Associate Prof. Mirjana Lozanovska, Deakin University.
Mirjana Lozanovska has international and national recognition as a leading scholar on migration and architecture with numerous publications on migrant housing and a definitive anthology titled Ethno-Architecture and the Politics of Migration (Routledge 2016). Her monograph, Migrant Housing: Architecture, Dwelling, Migration (Routledge 2019) consolidates key theoretical frameworks for studying immigrant architecture, including a socio-architectural trans-national approach and methodology. Mirjana led the symposium Aesthetic Anxiety or Performative Subjectivity: National Narratives Encountering Migrant Architecture in Australia (Nov. 2017), and #Vacant Geelong, a research project investigating Geelong’s vacant industrial sites and immigrant heritage provides strong research base on industry/migration relevant to this project. Mirjana will play a leading role in the theoretical framing and historiography for the project. She is responsible for the case study on Port Kembla, working with Alexandra to gather primary ethnographic material. She will lead the Creative Research Project on Immigration Networks with Dave and has coedited the journal theme issue with Anoma.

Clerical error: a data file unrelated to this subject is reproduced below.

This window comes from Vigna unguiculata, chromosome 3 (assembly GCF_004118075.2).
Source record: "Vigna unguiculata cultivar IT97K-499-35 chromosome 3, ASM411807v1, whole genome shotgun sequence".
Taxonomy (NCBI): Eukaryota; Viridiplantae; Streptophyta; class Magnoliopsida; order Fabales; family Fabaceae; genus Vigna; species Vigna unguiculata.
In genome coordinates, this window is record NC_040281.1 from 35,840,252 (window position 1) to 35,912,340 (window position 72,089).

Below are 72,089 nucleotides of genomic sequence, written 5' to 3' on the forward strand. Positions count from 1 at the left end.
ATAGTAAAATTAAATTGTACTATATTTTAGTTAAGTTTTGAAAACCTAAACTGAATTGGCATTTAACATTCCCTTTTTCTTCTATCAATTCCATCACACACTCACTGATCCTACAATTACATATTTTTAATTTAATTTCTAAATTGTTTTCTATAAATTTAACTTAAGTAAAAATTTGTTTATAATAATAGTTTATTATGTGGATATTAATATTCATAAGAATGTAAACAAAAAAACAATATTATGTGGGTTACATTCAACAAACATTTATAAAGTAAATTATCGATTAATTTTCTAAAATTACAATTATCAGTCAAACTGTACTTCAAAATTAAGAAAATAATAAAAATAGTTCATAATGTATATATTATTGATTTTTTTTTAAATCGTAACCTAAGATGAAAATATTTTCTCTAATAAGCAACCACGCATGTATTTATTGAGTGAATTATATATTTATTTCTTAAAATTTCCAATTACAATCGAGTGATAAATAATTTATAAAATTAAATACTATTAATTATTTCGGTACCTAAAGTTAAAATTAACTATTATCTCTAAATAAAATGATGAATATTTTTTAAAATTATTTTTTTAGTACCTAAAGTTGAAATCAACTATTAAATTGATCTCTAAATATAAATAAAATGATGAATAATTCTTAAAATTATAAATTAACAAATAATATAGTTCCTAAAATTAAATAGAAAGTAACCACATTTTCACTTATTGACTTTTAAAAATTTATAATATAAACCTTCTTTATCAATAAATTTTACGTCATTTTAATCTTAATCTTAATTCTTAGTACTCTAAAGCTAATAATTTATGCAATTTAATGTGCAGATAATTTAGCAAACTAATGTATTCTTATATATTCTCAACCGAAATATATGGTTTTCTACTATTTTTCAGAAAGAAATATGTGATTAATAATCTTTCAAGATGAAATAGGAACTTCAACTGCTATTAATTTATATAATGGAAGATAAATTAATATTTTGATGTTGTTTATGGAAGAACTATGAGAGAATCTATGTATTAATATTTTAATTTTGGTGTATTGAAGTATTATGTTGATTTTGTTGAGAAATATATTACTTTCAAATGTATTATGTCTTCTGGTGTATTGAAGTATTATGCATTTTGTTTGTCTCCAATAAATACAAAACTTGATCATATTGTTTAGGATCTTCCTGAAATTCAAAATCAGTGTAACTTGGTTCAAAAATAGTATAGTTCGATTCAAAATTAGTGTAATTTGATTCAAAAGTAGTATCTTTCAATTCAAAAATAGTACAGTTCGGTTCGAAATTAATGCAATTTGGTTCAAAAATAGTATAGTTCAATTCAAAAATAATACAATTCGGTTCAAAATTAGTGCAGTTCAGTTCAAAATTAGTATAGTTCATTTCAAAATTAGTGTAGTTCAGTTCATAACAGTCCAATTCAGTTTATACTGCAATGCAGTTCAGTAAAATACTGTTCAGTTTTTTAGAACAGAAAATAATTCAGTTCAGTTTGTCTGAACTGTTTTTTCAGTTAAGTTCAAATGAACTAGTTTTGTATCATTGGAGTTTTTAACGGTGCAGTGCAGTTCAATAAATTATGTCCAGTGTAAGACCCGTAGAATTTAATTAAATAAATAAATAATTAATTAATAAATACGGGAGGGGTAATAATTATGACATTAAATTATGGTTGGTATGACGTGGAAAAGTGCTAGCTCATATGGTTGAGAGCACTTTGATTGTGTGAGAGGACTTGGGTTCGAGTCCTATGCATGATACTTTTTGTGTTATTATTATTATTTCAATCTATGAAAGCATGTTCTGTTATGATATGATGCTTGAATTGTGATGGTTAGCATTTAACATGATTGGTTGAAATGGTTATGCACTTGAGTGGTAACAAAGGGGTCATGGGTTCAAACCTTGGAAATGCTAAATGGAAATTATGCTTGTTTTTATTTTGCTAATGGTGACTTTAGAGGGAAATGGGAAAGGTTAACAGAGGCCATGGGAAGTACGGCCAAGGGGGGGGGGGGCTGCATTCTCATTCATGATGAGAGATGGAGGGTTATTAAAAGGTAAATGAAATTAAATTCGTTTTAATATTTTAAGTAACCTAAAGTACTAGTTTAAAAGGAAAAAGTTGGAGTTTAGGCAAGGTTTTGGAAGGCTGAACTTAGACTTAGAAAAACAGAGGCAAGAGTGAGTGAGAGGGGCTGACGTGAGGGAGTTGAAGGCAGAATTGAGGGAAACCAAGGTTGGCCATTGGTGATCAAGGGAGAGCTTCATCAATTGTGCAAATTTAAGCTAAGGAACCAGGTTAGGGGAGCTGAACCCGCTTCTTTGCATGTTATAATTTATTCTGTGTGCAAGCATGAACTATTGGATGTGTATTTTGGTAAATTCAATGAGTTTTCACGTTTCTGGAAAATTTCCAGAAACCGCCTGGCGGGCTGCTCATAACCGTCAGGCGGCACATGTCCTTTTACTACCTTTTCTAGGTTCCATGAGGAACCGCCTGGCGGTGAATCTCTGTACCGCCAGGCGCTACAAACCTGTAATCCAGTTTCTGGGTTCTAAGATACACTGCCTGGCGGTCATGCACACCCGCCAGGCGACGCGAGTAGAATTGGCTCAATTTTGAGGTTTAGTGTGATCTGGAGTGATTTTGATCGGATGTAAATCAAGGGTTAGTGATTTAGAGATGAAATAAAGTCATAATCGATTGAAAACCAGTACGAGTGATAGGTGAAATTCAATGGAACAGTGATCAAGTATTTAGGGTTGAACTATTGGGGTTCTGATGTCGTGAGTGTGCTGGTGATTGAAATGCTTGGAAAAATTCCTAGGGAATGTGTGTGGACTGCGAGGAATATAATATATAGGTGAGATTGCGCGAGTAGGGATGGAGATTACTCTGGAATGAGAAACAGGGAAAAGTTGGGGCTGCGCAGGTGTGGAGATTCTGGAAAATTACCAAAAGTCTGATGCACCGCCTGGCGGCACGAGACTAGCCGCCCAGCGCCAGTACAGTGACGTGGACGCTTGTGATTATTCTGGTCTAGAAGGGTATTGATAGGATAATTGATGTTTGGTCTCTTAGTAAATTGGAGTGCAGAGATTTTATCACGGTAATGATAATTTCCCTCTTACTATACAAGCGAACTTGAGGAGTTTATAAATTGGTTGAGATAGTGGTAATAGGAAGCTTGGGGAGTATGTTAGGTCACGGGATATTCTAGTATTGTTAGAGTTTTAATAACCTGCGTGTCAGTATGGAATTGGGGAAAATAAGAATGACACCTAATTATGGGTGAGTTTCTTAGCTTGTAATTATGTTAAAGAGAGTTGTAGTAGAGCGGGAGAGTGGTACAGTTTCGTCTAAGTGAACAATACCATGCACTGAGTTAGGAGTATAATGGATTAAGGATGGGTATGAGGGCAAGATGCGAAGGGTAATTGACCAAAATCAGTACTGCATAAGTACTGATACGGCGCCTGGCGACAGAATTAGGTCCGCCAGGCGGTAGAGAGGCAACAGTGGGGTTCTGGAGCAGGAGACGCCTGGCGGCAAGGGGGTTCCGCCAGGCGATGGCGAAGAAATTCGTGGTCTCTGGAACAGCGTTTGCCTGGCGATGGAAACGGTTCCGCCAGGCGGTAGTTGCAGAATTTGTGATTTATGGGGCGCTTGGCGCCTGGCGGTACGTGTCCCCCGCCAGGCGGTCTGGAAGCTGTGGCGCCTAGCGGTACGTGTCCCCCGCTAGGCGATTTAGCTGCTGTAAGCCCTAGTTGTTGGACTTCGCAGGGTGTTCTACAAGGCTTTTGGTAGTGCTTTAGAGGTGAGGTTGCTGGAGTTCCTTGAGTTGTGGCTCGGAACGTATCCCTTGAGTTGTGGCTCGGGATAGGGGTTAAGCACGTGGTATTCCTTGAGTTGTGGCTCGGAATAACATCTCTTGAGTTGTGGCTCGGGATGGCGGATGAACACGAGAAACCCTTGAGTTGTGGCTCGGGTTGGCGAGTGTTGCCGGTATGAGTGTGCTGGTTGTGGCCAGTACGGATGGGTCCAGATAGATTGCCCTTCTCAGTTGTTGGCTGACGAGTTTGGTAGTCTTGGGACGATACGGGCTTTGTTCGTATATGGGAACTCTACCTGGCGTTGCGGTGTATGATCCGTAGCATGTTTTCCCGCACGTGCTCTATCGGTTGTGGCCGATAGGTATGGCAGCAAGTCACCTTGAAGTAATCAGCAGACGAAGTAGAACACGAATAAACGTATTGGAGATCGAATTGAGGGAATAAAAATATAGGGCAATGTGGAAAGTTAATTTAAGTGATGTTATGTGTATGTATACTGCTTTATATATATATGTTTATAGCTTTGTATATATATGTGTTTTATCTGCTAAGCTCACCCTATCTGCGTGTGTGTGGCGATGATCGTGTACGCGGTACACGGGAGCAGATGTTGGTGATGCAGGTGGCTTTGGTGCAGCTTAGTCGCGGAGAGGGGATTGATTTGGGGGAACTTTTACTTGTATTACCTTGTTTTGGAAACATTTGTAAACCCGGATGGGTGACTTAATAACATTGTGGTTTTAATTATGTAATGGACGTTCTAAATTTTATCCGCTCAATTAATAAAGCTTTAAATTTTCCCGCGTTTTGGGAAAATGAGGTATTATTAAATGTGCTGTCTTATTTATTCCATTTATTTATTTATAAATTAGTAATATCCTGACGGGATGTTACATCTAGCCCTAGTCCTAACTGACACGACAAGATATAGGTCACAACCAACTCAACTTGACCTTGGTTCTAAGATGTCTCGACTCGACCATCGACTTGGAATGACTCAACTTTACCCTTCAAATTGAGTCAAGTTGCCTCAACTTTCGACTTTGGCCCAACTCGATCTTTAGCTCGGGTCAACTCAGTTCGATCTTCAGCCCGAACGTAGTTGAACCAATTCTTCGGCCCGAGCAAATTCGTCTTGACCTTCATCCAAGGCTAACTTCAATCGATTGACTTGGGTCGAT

Associate Prof. Andrew Saniga, The University of Melbourne.
Andrew Saniga has established his expertise on the landscape architecture profession in Australia and its role in nation-building, through his book Making Landscape Architecture in Australia (2012) and has published previously on Woomera in collaboration Anoma. In 2014 he visited a key research institute, the Centre for Land Use Interpretation in Los Angeles, and interviewed founder M. Coolidge regarding USA Cold War infrastructure comparable to Woomera. Andrew will frame Australia’s incipient Cold War relations after WWII, leading the case study on Woomera, a topic on which he has conducted preliminary writing and research. He will strengthen the overall landscape-centred approach adopted for broader rural and urban contexts of the case studies, through his expertise on the profession of Australian landscape architecture post war and a range of landscape projects that were constructed with immigrant labour (Saniga, 2012, pp. 1-4; 62-66; 128-143). He will examine the careers of government architects and landscape architects engaged in designs for specific built works to articulate links between the profession, industry and immigrant labour. He has undertaken research on immigrant communities and migrant gardens in Melbourne.